Benjamin Franklin Papers
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To Benjamin Franklin from James Parker, 10 October 1765

From James Parker

ALS: American Philosophical Society

Woodbridge, October 10. 1765

Honoured Sir

About a Fortnight ago, I wrote you by the Packet in Answer to yours of July 14:8 Since which this Packet arrived, by whom I had not the Pleasure of one Word: I therein told you, I had gone down to Mr. Foxcroft to Philadelphia, by his Order, to consult about the Table of Rates for the Post-Office, which he expected to receive a Copy of from you, but not having it, we set about one, of which I have printed a Number as per the One inclosed:9 But it happened to be so large, that no Press in these Parts of the World would take it, so I was obliged to do a small Piece of it by itself and paste upon the Sheet, as you will see: I think it has been as hard a Job as ever I encounter’d in the Printing Business and as I was also press’d in Point of Time, the Difficulty was the greater. I would have lessen’d it, by leaving out such Places as no Offices were established at, but Mr. Foxcroft had set off for the Eastern Shore of Maryland to establish some Offices there,1 so I was obliged to proceed: I endeavoured to be as correct in it as possible, seeing the Postage is now ascertained by Miles and not by Places, and those Miles only in general computed and not measured tho’ the new Act of Parliament orders them to be measured: If this should be put in Execution, I have the Perambulator or Wheel that was Capt. Jenkins’s2 and I would measure them as reasonably as any Body would.

By a Vessel from New York to Liverpool, I sent a Letter to you, with the last State of Accounts between you and Mr. Hall, which I hope will have come to your Hands:3 Being called to different Businesses on account of the present Situation of Affairs, I have neither had Time to proceed with the Accounts not finish Samuel Smith’s History:4 But I think assoon as I have supplied the several Offices with these Tables, about half of which I have yet to rule and send, I shall proceed with the History, and then not having even the Prospect of much other Business, I shall stick by Mr. Hall, till all be done, as far as is possible for me to do.

If you have received the two above mentioned Letters, you will then have all that is needful from me: I therein tell you, I purpose to go to New-York in the Spring, pursuant to your Directions, even whether I should execute that Office of Land-Waiter or not,5 upon the Presumption you continue me in the present Station of the Post-Office. Mr. Holts Lease of my Tools, expires the first of May: so does the House I have there from the present Tenant, when I can get Possession again of both: I flatter myself I shall be permitted to stay till then; but if it should be thought absolutely necessary I should go sooner; I will go, and take a Room there this Winter, tho’ I cannot carry a Family so well along: The present Possessor of that Office, being greatly displeased with me, would not act but by a new Deputation from the Surveyor General, and I shall not endeavour to molest him till I cannot help it, that is till I go there in full. As you have doubtless Letters from all your Friends about all other Matters and Concerns of your own, any Accounts, I could give must of Course be not so perfect as theirs.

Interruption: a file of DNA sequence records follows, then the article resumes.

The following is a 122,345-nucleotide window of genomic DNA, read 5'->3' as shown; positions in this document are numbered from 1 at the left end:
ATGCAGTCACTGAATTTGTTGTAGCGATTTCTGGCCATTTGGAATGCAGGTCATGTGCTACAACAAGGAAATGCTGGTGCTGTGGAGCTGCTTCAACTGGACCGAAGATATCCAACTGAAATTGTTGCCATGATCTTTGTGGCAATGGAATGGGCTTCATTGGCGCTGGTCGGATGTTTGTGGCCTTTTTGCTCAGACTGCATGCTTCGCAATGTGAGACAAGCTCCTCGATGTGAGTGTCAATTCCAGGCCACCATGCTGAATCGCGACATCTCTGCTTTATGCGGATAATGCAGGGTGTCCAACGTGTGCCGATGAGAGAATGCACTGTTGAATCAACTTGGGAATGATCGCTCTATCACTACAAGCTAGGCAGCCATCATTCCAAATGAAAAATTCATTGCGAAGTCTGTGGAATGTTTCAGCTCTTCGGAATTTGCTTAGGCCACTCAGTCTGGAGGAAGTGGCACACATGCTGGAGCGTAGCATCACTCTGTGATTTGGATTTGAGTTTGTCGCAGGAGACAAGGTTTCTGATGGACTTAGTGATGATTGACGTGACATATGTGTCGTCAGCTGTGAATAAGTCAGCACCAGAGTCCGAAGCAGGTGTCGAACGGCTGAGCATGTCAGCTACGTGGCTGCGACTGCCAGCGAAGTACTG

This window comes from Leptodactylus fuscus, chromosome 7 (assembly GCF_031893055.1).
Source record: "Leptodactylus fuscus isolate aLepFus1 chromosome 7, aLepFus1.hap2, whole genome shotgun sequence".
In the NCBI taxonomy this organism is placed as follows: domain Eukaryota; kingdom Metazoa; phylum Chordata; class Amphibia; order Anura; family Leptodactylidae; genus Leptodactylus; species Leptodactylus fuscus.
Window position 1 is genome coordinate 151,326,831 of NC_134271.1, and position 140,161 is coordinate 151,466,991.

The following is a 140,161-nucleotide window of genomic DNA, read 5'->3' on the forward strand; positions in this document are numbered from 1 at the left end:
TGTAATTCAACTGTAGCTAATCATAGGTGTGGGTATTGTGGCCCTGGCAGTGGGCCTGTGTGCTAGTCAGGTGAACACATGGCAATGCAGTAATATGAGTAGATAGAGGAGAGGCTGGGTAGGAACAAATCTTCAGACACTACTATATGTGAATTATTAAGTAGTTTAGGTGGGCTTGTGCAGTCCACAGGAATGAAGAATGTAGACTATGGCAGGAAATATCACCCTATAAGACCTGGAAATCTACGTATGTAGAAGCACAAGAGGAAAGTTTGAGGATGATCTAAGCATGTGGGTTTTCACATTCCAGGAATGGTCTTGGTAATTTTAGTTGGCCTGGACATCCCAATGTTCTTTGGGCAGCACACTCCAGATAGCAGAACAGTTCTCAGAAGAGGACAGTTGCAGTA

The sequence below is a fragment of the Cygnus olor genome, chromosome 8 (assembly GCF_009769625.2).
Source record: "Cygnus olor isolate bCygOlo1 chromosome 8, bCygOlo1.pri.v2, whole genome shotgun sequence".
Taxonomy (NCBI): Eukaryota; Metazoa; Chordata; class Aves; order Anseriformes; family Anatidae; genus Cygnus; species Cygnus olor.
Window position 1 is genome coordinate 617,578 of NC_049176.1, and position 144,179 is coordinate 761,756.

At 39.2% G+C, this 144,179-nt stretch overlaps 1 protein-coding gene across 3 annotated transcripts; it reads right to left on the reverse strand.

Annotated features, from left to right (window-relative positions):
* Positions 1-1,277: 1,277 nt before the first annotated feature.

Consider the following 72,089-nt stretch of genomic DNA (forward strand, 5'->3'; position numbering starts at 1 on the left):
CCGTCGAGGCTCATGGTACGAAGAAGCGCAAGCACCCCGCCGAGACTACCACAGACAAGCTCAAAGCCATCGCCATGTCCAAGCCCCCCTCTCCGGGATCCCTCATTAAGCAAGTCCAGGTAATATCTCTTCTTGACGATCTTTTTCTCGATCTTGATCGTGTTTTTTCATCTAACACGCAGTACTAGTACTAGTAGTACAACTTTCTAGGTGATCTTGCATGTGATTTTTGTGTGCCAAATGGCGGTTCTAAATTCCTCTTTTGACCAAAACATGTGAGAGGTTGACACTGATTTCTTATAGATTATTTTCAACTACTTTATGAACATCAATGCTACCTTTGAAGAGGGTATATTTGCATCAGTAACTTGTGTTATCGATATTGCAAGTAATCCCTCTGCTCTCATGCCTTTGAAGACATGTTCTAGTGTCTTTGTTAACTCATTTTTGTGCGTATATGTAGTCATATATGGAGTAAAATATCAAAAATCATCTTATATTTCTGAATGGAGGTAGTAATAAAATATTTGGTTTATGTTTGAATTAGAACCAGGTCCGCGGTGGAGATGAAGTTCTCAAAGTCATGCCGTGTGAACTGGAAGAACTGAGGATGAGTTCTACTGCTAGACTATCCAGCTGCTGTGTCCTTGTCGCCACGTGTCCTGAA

I don’t know whether Mr. Foxcroft be returned yet from Maryland if he is not, you will know by his not writing this Packet: for he will undoubtedly write to you, if he is returned.

As to publick Affairs, I ought not much to intermeddle. The Papers and Politicians give you those Accounts perhaps better than I can pretend: A black Cloud seems to hang over us; but whether it will blow past, or the Thunder break in upon us all, is what he alone, who guides it, can tell: But poor America is like to bleed, if the Storm blows not over: Nay, it appears to me, that there will be an End to all Government here, if it does not: for the People are all running Mad; and say it is as good to dye by the Sword as by the Famine; and unless some Stop be put at home, dreadful Work is like to ensue. May Heaven avert all those Appearance, and make me for this Time a false Prophet!

We all desire respectfully to be remembered to you, whilst I remain Your most obliged Servant

James Parker

Addressed: To / Benjamin Franklin Esqr / London

Endorsed: Parker

[Note numbering follows the Franklin Papers source.]

8BF’s letter of July 14, 1765, has not been found. Parker’s answer to it of a “Fortnight ago” may have been his letter of Sept. 22, 1765 (see above, pp. 274–7), although he speaks of that letter as being written in answer to BF’s of July 6, 1765.

9The Postal Act of 1765 substantially revised the rates in the American colonies; therefore, it was necessary for all American post offices to be supplied with tables of the new rates. See above, XI, 535–7. The enclosed new table has not been found.

1In Pa. Gaz., Oct. 3, 10, 1765, Peter Franklin announced the establishment of a post which would leave Philadelphia every Monday afternoon, pass through “Chester, Wilmington, George and Frederick Town, New Town (Chester River) Queen’s Town, and [go] as far as Talbot Court-House” and return every Sunday evening.

2Capt. Jenkins is unidentified; possibly, though not probably, he was one of BF’s Nantucket cousins. See Van Doren, Franklin-Mecom, pp. 137, 139, 328–30.

3See above, pp. 242–3.

4Parker had been printing Smith’s History … of Nova-Caesaria or New Jersey since the spring of 1765; see above, p. 87 n.

5For Parker’s move to New York, his appointment as landwaiter in the customs, and other matters discussed in this paragraph, see above, pp. 227–30.

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